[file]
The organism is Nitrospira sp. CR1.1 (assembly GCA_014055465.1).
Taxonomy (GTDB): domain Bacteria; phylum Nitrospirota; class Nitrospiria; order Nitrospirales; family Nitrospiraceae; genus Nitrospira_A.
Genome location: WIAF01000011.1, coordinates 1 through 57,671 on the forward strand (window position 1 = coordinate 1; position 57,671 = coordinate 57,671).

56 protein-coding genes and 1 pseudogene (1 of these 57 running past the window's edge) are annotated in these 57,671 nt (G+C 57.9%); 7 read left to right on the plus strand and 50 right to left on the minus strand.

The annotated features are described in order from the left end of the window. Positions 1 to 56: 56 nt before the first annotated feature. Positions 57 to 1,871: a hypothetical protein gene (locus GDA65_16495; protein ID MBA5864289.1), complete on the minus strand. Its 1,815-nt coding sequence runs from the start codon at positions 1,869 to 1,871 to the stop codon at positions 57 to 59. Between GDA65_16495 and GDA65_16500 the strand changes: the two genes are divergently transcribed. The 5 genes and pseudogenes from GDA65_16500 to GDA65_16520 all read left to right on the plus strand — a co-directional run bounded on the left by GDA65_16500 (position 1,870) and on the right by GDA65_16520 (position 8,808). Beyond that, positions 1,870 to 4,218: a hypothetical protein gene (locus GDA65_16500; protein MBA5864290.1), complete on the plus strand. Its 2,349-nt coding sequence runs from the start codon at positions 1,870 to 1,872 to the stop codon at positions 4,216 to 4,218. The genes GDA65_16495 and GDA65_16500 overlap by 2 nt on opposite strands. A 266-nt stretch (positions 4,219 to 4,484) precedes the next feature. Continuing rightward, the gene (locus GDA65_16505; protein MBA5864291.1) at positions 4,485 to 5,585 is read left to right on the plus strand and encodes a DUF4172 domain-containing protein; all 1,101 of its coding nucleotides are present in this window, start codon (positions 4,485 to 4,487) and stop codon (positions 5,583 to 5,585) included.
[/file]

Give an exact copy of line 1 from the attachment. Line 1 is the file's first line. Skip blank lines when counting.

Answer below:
The organism is Nitrospira sp. CR1.1 (assembly GCA_014055465.1).